June 20, 2006

Food Movement in US Encourages Local Buying

By Lisa Lambert

WASHINGTON -- For the last two years, California bookstore manager Sage Van Wing has helped organize the Eat Local Challenge where, for one month, participants only buy food produced within 100 miles of their homes.

She is one of many people across the United States who are joining the burgeoning local food movement.

In 2005, 400 people signed up on the project's Web site, she said. This May, more than 1,000 took part.

"I think it's becoming more and more obvious that if there's no longer a cheap source of oil, then a lot of things need to change in this country," Van Wing said. "And one of the things that needs to change is the food-distribution system -- the way food is grown and the way food is distributed."

Those who buy locally count "food miles" instead of calories and speak of finding dinner fixings in the "foodshed" instead of supermarket.

"You're buying items without a bar code," said New Yorker Brian Halweil, author of "Eat Here," about getting meat and produce at farmers' markets or delivered from farm co-operatives. "When you buy local, there tends to be fewer brokers and middle people in the chain."

He defines "foodshed" as the sphere of land and businesses that provides a region with food, as a watershed does with water. Food miles are the distances edibles travel from farm to final sale. The Leopold Center, for example, estimates strawberry yogurt sold in Des Moines, Iowa, registers 2,216 food miles from its ingredients' combined journeys.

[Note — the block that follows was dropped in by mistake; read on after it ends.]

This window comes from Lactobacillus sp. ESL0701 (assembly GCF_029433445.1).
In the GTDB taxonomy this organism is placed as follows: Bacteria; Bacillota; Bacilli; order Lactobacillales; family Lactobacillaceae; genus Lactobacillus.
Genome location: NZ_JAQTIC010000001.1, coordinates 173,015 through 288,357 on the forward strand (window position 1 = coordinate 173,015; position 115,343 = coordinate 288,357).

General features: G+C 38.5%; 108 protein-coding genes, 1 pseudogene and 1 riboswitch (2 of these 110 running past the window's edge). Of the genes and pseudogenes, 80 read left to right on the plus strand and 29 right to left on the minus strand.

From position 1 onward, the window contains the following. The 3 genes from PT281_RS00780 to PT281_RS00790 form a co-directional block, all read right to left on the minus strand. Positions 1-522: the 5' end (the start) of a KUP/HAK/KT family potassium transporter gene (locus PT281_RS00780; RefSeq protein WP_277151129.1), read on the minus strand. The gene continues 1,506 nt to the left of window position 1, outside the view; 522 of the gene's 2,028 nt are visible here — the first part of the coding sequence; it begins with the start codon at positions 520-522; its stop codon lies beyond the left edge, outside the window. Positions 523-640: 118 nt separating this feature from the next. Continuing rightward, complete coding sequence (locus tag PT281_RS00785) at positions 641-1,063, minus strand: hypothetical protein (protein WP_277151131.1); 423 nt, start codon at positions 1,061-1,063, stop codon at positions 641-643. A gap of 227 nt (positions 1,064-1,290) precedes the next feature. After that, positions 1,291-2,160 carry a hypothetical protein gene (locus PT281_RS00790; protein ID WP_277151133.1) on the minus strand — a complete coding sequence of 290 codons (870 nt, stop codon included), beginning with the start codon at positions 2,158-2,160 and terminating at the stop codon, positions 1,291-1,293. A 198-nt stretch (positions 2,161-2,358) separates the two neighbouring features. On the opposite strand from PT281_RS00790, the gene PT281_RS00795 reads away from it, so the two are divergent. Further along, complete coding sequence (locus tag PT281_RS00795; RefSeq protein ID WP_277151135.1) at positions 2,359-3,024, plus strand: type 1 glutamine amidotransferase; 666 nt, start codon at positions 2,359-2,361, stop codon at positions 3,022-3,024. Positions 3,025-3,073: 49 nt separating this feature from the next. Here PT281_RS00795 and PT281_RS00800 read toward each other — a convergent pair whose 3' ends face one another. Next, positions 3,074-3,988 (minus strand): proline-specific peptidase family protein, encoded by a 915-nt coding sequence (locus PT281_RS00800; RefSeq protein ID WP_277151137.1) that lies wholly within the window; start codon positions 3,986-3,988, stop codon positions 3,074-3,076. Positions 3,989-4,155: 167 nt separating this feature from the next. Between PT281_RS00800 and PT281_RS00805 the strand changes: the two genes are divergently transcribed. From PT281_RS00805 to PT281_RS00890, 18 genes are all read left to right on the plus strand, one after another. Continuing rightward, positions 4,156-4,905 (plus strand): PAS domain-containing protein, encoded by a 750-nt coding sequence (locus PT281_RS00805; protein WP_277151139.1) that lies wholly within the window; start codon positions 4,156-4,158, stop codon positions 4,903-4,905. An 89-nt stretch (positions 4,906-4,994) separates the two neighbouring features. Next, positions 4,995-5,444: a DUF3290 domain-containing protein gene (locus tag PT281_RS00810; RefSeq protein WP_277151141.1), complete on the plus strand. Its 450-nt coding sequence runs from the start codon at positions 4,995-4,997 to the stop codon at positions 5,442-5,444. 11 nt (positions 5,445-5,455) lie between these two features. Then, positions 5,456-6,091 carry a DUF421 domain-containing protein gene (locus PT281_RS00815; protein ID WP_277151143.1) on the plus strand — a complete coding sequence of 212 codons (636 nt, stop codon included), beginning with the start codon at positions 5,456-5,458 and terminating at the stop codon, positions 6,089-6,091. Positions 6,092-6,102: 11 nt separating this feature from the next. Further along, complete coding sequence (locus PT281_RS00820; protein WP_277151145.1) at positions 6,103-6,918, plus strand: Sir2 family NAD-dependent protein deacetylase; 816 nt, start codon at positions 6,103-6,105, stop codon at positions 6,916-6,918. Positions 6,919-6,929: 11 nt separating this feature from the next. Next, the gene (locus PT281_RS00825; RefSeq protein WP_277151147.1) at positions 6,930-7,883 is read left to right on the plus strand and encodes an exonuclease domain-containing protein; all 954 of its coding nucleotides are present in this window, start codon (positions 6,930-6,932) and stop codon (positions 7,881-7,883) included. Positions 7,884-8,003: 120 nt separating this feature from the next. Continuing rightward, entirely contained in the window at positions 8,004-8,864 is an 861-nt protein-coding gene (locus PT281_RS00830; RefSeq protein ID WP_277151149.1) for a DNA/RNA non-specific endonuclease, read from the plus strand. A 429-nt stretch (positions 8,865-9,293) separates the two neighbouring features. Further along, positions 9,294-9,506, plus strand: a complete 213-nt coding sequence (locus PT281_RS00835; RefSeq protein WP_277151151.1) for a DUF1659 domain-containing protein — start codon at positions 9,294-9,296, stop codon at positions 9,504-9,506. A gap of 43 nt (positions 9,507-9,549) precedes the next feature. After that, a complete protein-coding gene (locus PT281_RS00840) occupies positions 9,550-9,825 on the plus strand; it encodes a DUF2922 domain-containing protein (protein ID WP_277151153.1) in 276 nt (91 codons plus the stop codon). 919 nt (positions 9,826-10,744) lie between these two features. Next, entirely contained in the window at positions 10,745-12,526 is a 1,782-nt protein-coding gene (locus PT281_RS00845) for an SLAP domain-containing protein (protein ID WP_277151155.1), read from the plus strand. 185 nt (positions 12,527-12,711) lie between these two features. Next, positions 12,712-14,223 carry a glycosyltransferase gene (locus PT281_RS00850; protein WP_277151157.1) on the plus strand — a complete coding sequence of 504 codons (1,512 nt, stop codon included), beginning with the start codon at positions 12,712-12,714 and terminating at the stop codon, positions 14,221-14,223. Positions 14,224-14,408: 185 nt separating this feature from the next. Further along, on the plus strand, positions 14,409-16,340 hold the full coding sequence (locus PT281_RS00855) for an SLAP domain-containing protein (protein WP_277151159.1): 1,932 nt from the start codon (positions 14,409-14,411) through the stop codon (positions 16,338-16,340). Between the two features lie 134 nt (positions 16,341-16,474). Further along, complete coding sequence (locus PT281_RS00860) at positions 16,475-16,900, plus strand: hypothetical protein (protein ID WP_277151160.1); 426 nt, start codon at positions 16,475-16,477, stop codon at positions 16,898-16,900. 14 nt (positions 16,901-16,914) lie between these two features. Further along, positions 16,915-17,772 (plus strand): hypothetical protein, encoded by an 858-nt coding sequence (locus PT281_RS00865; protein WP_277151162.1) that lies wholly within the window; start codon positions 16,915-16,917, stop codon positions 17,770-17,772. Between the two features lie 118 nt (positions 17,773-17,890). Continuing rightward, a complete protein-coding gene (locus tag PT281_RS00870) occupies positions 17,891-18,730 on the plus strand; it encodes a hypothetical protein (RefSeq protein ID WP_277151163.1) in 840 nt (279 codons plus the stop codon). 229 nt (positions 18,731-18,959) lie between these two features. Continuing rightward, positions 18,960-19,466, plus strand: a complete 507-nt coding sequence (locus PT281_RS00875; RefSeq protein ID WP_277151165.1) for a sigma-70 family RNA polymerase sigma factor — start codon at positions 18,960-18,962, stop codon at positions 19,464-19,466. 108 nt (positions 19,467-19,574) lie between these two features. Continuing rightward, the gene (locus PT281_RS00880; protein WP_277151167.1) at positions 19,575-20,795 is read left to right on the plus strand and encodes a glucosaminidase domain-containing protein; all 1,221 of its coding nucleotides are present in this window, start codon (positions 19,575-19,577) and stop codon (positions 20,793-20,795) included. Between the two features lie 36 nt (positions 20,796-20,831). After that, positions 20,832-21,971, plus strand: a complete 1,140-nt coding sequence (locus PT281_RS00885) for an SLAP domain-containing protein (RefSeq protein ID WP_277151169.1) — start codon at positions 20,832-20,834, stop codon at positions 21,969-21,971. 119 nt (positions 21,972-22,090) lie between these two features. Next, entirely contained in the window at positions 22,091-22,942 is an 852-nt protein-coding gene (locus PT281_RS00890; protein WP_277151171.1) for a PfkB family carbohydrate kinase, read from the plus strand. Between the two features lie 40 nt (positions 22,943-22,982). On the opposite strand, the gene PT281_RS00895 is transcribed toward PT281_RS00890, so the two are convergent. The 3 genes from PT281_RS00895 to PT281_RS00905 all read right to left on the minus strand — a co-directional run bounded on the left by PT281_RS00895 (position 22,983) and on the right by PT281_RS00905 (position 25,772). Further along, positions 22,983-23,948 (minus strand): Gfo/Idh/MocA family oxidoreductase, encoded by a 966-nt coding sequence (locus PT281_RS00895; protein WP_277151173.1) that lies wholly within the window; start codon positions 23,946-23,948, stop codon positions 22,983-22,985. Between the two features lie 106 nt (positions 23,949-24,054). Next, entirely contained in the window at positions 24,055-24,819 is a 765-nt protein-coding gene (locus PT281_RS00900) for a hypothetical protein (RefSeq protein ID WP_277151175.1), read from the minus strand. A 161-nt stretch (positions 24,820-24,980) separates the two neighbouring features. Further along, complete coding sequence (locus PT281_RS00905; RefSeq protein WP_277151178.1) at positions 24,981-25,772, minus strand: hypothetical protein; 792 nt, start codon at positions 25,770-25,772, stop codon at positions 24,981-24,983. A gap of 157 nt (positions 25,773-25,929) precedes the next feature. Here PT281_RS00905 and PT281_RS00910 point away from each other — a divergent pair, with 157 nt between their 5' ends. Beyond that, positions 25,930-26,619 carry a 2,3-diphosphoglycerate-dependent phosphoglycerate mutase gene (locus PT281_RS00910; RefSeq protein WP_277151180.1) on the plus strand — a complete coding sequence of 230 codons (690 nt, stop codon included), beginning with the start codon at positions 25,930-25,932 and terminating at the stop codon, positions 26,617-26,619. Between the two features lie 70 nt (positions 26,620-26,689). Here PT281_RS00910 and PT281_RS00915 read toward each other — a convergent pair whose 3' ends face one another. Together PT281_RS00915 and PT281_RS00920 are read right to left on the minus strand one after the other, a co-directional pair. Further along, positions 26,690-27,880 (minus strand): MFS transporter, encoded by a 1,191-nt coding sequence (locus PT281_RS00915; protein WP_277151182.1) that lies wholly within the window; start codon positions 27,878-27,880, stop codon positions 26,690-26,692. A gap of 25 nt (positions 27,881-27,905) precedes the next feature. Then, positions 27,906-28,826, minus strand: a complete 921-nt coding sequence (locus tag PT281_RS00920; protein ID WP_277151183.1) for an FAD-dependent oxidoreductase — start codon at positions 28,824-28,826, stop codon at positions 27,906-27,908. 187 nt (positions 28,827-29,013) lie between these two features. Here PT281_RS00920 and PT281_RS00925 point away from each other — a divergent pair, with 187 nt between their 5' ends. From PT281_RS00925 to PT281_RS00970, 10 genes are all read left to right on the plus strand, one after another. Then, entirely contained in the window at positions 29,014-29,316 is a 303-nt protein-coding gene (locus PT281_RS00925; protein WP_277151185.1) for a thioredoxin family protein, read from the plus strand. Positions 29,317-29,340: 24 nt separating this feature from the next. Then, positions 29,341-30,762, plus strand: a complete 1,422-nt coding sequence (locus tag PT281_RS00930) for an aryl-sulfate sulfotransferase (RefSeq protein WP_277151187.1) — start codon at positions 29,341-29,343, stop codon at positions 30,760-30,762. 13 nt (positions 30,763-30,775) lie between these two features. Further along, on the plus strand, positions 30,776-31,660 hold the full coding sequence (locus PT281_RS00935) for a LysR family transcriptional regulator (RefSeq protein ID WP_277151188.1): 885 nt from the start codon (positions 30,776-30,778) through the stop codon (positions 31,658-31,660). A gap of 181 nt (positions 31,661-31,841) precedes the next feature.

Those trumpeting buying local say high food miles lead to more air and water pollution. They also contend local food is not processed to withstand long journeys and therefore retains more nutrients.


Weil gives the example of an American supermarket selling New Zealand apples.

"When you buy that apple, you're not paying for the petroleum, the pollution. You're not paying a range of environmental, social and health costs in shipping that apple a long distance," he said.

Local officials from Woodbury County, Iowa, also hope buying local will help staunch the economic bleeding of the American Midwest and reinvigorate county farms. Local food is being served at its jail, juvenile hall and work-release center. The county is creating a system to help institutions such as hospitals follow suit.

"We spend $208 million here annually in food ... if you can get 10 percent of that, you're talking about $20 million being added into your local economy that you're shipping out right now," the county's rural economic development director, Rob Marquesee, said.

Socially conscious eaters now face a dilemma of whether to buy local produce or "organic" food that may have come from thousands of miles away, said Samuel Fromartz, author of the book "Organic, Inc."

When organic food was a fringe idea, its farmers couldn't reach large markets and demand was too small for mass distribution. Now, U.S. shoppers can pick up organics from China or Chile at chain supermarkets.

The buy-local movement will have to create a distribution system that gets food as easily into shoppers' grocery bags as organic food, Fromartz said.

"You can make the best argument in the world for a consumer," he said, "if they don't feel it works for them from a practical view, they aren't going to do it."

Or it may be taste that convinces shoppers to change.

The restaurant Komi in Washington, D.C., works to buy local items according to the seasons, said its chef and owner Johnny Monis, because mass-produced food does not deliver the restaurant's signature fresh and simple flavors.

"Tomatoes from California in the winter don't taste how tomatoes should taste," he said.